Sidney Page Inc. founder and CEO Courtney Brockmeye

Sidney Page Inc. founder and CEO Courtney Brockmeyer shows off student backpacks she sells online from her home in La Canada Flintridge, on Friday, January 3, 2014. Brockmeyer launched her company last month and for every backpack bought, she donates a similar one, with additional school supplies included, to disadvantaged children. (Raul Roa / Staff Photographer / January 8, 2014)

Courtney Brockmeyer wants to make a difference, one backpack and one child at a time.

The former Nestle executive quit her six-figure job on May 31 to start a company named Sydney Paige Inc. that, not unlike Toms Shoes or Patagonia, gives back to its customers.

The idea is simple. Buy a Sydney Paige backpack for $40 to $60 and Brockmeyer’s company will donate a similar backpack filled with school supplies to a needy child.

The business model hasn’t made all that much money since the La Cañada Flintridge mother of two began her company in December. But that isn’t her main priority.

“We believe that everyone should have equal opportunities to learn and thrive in school,” Brockmeyer, 38, said. “By giving low-income youths the tools they need to go to school and the confidence to help them stay in school and graduate, you will have helped them break free from the cycle of poverty … one child at a time.”

She said the company, named for her two daughters, Sydney, 7, and Paige, 8, remains in the red, supported for the moment by her husband Dale’s job at their former mutual employer.

“I’m not making a lot of money. I’m making a lot of debt,” said Brockmeyer. “But that’s what entrepreneurs do. Luckily my husband is successful at Nestle.”

The La Cañada native said she was excited with the prospect of meeting and talking to retail giant Sport Chalet in the next few weeks.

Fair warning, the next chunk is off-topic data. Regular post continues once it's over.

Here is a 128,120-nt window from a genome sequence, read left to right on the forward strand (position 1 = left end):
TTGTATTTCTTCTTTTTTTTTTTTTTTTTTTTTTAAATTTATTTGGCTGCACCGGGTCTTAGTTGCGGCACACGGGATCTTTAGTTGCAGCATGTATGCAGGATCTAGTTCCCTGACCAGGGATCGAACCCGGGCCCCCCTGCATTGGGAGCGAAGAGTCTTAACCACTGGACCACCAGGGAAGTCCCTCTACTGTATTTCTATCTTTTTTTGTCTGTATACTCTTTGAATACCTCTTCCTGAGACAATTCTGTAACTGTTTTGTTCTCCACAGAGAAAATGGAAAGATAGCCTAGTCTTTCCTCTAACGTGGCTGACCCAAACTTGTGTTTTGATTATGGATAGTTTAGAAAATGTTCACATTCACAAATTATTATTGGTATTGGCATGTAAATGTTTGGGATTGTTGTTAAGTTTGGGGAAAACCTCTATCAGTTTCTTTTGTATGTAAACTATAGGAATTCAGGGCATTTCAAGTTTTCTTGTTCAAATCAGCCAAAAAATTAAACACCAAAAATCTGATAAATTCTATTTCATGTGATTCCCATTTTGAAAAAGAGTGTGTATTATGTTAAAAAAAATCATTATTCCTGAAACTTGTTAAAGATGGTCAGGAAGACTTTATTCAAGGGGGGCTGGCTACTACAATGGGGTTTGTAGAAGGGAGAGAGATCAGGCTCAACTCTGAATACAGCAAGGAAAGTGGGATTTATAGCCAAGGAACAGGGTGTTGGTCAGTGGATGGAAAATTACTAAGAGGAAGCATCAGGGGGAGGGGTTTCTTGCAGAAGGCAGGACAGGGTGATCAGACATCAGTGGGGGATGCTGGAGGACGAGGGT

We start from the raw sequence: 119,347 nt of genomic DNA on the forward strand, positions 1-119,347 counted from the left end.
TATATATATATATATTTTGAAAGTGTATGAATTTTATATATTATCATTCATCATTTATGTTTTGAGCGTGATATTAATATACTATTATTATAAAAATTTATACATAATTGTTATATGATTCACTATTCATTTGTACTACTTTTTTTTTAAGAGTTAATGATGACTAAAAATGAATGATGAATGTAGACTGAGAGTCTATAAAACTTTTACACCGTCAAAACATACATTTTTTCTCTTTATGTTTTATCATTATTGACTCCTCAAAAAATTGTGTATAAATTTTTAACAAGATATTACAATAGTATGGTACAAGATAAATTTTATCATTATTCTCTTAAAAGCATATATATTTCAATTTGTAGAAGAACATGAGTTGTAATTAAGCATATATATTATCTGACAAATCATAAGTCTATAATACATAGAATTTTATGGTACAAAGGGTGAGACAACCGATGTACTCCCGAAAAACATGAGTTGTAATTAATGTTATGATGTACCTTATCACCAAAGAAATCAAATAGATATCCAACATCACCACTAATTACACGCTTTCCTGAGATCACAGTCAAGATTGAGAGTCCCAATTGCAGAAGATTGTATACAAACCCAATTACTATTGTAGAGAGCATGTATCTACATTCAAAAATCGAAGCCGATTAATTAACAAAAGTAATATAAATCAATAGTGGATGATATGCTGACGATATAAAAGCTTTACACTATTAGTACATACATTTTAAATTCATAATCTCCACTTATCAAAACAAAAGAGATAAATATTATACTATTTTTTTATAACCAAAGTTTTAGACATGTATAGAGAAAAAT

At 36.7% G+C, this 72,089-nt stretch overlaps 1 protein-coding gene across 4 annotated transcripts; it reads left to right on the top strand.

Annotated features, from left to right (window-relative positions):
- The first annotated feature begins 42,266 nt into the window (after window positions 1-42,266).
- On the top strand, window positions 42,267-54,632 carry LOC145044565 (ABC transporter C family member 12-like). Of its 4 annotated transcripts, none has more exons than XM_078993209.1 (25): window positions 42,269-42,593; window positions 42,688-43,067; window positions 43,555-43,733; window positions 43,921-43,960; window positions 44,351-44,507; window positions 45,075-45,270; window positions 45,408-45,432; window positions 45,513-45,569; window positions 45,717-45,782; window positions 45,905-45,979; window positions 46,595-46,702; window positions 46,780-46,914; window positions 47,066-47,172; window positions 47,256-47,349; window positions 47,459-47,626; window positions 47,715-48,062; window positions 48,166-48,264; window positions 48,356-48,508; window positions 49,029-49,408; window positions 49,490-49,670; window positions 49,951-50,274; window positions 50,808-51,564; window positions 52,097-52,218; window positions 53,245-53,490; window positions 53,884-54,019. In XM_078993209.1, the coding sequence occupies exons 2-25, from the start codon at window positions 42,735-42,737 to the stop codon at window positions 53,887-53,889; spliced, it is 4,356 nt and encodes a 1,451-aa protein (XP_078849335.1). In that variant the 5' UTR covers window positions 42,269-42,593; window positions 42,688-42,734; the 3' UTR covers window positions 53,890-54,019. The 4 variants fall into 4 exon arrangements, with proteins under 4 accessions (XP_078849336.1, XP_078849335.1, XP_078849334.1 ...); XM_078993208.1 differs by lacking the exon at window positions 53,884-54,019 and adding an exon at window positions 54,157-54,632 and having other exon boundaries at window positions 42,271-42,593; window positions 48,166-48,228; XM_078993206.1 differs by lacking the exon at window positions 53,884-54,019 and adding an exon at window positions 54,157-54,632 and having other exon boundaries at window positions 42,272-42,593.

“That would be huge, getting into their retail market,” she said.

Her company plans to give away between 400 and 500 designer backpacks to needy children at an event Jan. 19 in San Marino to benefit Bienvenidos Children’s Center programs across Los Angeles, Orange, Riverside and San Bernardino counties.

Although her company doesn’t have any paid employees — yet — Brockmeyer said about 25 people have stepped up and donated their time to get Sydney Paige off the ground. The company also sells children’s books and motivational tags that say things like “Hope,” “Respect,” “Acceptance” and “Creativity.”

One of those volunteers is Ann Wohlstetter of San Marino, who Brockmeyer credits with getting Sydney Paige off the ground.

“I couldn’t have done it without her,” Brockmeyer said.

Wohlstetter said Friday it’s been her pleasure to help because she believes in the idea.

“It’s an amazing business model. It’s honestly great to find a company that’s in sync with my own personal interests. I believe in the value of education and I want to work with an organization that gives back. Sydney Paige combines both of these interests, to make a child stronger,” Wohlstetter said.

“You add on top of that a founder like Courtney, who has endless energy, compassion and vision, and you can see it’s a great opportunity. You can have a great idea, but it won’t go very far without passion and vision,” she said.

Wohlstetter said she’s known Brockmeyer for about 10 years and is dedicated to the company’s mission statement promoting education to all children regardless of family income.

“When you end up having someone with interest, passion and vision and someone who can share those things, it’s great. The need is endless, so the opportunities are endless,” Wohlstetter said. “The backbone of the organization is to help kids stay in school. To give them confidence.”

For more information about Sydney Paige and its products, visit sydneypaigeinc.com.

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Follow Tim Traeger on Twitter: @TraegerTim.


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